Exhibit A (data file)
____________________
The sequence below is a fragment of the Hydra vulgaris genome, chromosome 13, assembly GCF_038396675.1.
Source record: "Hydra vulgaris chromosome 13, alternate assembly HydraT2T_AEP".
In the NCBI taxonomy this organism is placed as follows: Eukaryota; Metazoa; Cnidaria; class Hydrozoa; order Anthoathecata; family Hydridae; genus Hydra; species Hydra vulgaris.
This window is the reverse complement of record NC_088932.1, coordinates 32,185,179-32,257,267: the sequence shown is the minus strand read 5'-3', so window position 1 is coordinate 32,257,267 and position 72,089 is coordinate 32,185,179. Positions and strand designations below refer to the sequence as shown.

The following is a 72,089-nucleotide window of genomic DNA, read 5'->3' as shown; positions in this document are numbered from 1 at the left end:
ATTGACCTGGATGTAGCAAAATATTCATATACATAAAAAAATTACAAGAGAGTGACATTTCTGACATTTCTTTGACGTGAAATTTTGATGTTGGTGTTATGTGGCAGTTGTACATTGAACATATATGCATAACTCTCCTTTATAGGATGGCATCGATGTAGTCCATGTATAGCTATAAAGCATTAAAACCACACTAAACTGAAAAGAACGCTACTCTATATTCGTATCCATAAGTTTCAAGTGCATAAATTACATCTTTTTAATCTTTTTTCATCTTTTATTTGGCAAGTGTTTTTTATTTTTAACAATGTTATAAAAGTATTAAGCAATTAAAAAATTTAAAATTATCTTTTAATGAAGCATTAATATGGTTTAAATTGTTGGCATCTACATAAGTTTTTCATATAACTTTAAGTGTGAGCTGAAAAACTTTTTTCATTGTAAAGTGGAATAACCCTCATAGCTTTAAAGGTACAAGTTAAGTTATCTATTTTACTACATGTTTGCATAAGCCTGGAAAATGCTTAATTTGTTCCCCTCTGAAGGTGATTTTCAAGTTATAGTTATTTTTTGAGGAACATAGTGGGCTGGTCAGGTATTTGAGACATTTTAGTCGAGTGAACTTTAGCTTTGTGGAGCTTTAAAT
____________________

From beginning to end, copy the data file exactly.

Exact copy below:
The sequence below is a fragment of the Hydra vulgaris genome, chromosome 13, assembly GCF_038396675.1.
Source record: "Hydra vulgaris chromosome 13, alternate assembly HydraT2T_AEP".
In the NCBI taxonomy this organism is placed as follows: Eukaryota; Metazoa; Cnidaria; class Hydrozoa; order Anthoathecata; family Hydridae; genus Hydra; species Hydra vulgaris.
This window is the reverse complement of record NC_088932.1, coordinates 32,185,179-32,257,267: the sequence shown is the minus strand read 5'-3', so window position 1 is coordinate 32,257,267 and position 72,089 is coordinate 32,185,179. Positions and strand designations below refer to the sequence as shown.

The following is a 72,089-nucleotide window of genomic DNA, read 5'->3' as shown; positions in this document are numbered from 1 at the left end:
ATTGACCTGGATGTAGCAAAATATTCATATACATAAAAAAATTACAAGAGAGTGACATTTCTGACATTTCTTTGACGTGAAATTTTGATGTTGGTGTTATGTGGCAGTTGTACATTGAACATATATGCATAACTCTCCTTTATAGGATGGCATCGATGTAGTCCATGTATAGCTATAAAGCATTAAAACCACACTAAACTGAAAAGAACGCTACTCTATATTCGTATCCATAAGTTTCAAGTGCATAAATTACATCTTTTTAATCTTTTTTCATCTTTTATTTGGCAAGTGTTTTTTATTTTTAACAATGTTATAAAAGTATTAAGCAATTAAAAAATTTAAAATTATCTTTTAATGAAGCATTAATATGGTTTAAATTGTTGGCATCTACATAAGTTTTTCATATAACTTTAAGTGTGAGCTGAAAAACTTTTTTCATTGTAAAGTGGAATAACCCTCATAGCTTTAAAGGTACAAGTTAAGTTATCTATTTTACTACATGTTTGCATAAGCCTGGAAAATGCTTAATTTGTTCCCCTCTGAAGGTGATTTTCAAGTTATAGTTATTTTTTGAGGAACATAGTGGGCTGGTCAGGTATTTGAGACATTTTAGTCGAGTGAACTTTAGCTTTGTGGAGCTTTAAAT